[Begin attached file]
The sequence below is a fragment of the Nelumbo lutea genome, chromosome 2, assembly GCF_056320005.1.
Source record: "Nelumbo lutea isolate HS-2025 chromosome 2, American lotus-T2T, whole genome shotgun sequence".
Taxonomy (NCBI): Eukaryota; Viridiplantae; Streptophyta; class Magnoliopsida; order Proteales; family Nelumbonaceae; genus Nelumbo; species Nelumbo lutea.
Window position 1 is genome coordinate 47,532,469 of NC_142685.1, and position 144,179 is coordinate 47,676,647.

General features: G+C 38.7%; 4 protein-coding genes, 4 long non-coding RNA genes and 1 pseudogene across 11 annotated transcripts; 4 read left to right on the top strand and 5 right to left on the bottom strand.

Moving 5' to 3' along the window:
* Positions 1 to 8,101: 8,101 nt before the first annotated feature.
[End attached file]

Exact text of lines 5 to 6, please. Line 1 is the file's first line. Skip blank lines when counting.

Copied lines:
General features: G+C 38.7%; 4 protein-coding genes, 4 long non-coding RNA genes and 1 pseudogene across 11 annotated transcripts; 4 read left to right on the top strand and 5 right to left on the bottom strand.

Moving 5' to 3' along the window: